#LFW2017 Day 1: Stand Out Looks At Lakmé Fashion Week 2017
Lakmé Fashion Week Summer Resort 2017 kicked off with a bang yesterday. The 5-day fashion event that usually used to take place at Palladium has now shifted its grounds to Jio Gardens and boy, did it impress us. Starting on a rather fresh note were the Gen Next designers who impressively showcased contemporary designs that were minimalistic yet edgy. The designs that stood out for us were by Nakita Singh — the predominant fabrics used were khadi and linen, with monochromatic tones and lines. It was interesting to know that the designs were actually inspired by techniques of sketching and hence, were reflective of the outlines used when drawing. Breaking away from the minimalism element, Poochki seemed to bring in that quirkiness to its collection. Layering and big sleeves being the key trend with these designs, it focused purely on textiles in the form of jumpsuits, frilled dresses, and skirts. With fauna prints and hand blocking in subtle shades of powdered blue, red, and yellow, the designs were reminiscent of orient animals. Moving on to the last designer, Pallavi Singhended the Gen Next showcase with her collection inspired by Tokyo. Pairings of crop-tops with knee length skirts and jackets just made us go wow — she somehow managed to fuse Katha embroidery into her Indo-Japanese inspired designs, which actually worked really well on fabric.
Urvashi Kaur did not fail to impress us, as usual. Using earthy coloured fabrics, the intricate details that went into each piece was what really caught our eye. From leheriya dying to hand block printing, to minimal chikankari, the pieces were an inspiration of her travel experiences across India. Sheer fabrics and subtle layering undoubtedly trended through almost all of her pieces! Proving that less is always more, Urvashi Kaur left us in awe post the show. Another designer to redefine Indian colours was Shahni Himanshu of 11-11, whose hues of indigo blue, white, and mustard brought the designs to life. The purely khadi based collection once again brought along that Indian voice to contemporary fashion. The off-beat element being the headgear worn by the models, that were made of feathers and broken watches. Yes, head accessories are back this spring, peeps!Urvashi Kaur & Eleven Eleven
Ka.Sha and Antar Agni took us by surprise this season with their respective collections. Karishma Shahani’s label made a slightly different statement on the ramp yesterday — the use of sarees layered with a trench coat was a rather interesting take. The structured silhouette of the trench-coat added great finesse to an elegant and flowing ethnic piece. Along with the obvious layering techniques used to put together each ensemble, the essence of vibrance against blue and white fabric was added along with brightly coloured tassles, frills and embellishment, which fused classic and contemporary seamlessly together. Antar Agni by Ujjawal Dubey is known to be trendsetter for unconventional fashion — neutrals being a fave this time around. A stand-out piece for us had to be the buttoned-up tunic with a one-sided shawl-esque sleeve. We loved how a conventional fashion statement was spun around to look different and wasn’t overtly OTT at all.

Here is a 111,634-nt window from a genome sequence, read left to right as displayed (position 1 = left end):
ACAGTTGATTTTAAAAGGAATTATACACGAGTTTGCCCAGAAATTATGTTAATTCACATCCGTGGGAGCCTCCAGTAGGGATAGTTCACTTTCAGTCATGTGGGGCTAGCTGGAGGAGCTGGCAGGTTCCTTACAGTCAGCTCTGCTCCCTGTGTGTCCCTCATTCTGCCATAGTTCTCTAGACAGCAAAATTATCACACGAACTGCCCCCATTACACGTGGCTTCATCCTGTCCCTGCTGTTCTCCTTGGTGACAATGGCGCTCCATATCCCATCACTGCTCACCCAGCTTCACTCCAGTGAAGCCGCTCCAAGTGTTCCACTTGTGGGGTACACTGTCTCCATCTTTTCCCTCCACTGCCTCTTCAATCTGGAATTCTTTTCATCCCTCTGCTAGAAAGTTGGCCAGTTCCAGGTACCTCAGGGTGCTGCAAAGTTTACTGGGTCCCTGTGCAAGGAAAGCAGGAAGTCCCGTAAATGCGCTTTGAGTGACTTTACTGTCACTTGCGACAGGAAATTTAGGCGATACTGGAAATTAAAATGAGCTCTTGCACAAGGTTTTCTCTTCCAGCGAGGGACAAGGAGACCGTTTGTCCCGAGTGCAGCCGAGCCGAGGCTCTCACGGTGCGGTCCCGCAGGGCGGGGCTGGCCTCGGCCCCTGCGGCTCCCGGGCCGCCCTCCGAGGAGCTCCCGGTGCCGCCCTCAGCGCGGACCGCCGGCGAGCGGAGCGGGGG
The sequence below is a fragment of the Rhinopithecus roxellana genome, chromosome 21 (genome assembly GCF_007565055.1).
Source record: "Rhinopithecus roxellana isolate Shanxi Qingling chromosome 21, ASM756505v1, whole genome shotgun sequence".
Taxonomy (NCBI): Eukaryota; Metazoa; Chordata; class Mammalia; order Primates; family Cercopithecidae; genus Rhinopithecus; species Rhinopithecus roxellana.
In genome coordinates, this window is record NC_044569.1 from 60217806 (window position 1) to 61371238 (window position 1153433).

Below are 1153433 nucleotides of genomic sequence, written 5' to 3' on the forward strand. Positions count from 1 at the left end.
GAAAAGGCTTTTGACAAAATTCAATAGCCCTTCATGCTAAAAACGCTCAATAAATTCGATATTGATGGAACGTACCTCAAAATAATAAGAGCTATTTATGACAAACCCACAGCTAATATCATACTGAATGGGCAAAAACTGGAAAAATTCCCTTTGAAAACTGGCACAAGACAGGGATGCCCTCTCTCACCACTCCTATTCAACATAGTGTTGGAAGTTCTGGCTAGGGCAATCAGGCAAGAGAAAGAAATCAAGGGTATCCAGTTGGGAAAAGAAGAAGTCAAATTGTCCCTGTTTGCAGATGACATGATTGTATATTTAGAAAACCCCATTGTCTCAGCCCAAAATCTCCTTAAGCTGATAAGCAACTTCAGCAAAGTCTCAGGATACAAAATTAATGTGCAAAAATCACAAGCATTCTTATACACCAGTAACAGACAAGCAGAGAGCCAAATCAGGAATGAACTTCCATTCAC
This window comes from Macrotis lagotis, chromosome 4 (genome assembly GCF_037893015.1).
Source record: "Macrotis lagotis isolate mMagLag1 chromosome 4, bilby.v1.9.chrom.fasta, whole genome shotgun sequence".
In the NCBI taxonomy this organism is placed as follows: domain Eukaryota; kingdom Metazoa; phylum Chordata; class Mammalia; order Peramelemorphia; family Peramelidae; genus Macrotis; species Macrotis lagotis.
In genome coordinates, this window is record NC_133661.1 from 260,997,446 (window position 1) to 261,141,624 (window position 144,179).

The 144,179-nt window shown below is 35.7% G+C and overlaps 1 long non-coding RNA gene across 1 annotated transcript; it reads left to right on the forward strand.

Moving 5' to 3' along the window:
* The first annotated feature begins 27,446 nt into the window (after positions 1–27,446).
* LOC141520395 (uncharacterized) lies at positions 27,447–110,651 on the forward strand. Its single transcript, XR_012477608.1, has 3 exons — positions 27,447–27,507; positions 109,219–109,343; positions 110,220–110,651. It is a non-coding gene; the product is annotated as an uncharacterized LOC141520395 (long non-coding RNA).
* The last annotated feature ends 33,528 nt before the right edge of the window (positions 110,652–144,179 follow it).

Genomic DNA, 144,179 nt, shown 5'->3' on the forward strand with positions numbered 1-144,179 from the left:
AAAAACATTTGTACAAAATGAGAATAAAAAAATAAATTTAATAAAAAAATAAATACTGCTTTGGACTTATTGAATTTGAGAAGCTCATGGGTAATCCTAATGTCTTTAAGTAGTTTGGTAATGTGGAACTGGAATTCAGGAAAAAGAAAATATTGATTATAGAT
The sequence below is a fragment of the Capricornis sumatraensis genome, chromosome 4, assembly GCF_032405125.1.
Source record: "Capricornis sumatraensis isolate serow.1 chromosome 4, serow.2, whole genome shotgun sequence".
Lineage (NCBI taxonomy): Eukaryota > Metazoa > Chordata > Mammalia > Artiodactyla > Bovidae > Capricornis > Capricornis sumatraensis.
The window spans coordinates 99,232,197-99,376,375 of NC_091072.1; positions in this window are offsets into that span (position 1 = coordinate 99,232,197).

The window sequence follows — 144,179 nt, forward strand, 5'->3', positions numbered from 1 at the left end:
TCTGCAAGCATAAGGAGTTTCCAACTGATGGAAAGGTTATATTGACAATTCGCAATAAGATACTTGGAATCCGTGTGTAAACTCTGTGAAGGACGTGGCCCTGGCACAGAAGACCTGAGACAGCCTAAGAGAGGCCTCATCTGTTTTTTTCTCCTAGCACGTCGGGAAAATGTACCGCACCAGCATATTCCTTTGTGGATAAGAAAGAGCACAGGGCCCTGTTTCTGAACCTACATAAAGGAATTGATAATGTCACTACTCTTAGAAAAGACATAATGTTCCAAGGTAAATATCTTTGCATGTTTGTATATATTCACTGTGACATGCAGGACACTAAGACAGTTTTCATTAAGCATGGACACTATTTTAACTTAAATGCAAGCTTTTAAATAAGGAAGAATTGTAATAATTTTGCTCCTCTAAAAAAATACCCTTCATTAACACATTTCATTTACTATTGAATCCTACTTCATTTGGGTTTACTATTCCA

Ka.Sha & Antar Agni
Eka by Rina Singh was another label that stood by the spring vibe, giving a vintage Parisian touch to it. Unlike the other labels that struck a chord with us, Eka wasn’t Indian inspired at all. The pastel shades, light fabrics, and subtle prints undoubtedly reflected the upcoming warm season. Bringing that warm summer breeze on to the runway, Eka was melange of cross-stitch embroidery, florals and lace, giving it a modern yet rustic feel — the designer incorporated that ‘that’s what my grandma wore’ vibe into the pieces, at the same time maintained a trendy feel. We spotted the handkerchief hair-tie and totally dug it!
Rina Singh’s Eka
Ending the day on a different and OTT note was the Seamless by AM.IT showcase! Now, you might have noticed that most of the day revolved around Indian-inspired fabrics, minimalism, neutral colours, clean layers, and wearable silhouettes. Not with this collection, it wasn’t. While most of the shows on day 1 followed a similar structure, Amit Aggarwal’s was completely the opposite. With metallic colours, loud prints, and chunky accessories, the pieces were reflective of Indian tribal-esque fashion. The collection drew inspiration from unused pieces of saree, which also features the iconic Indian patola — reviving vintage weaves that have been forgotten over the years, by upcycling them voluminous pieces.Amit Aggarwal’s AM.IT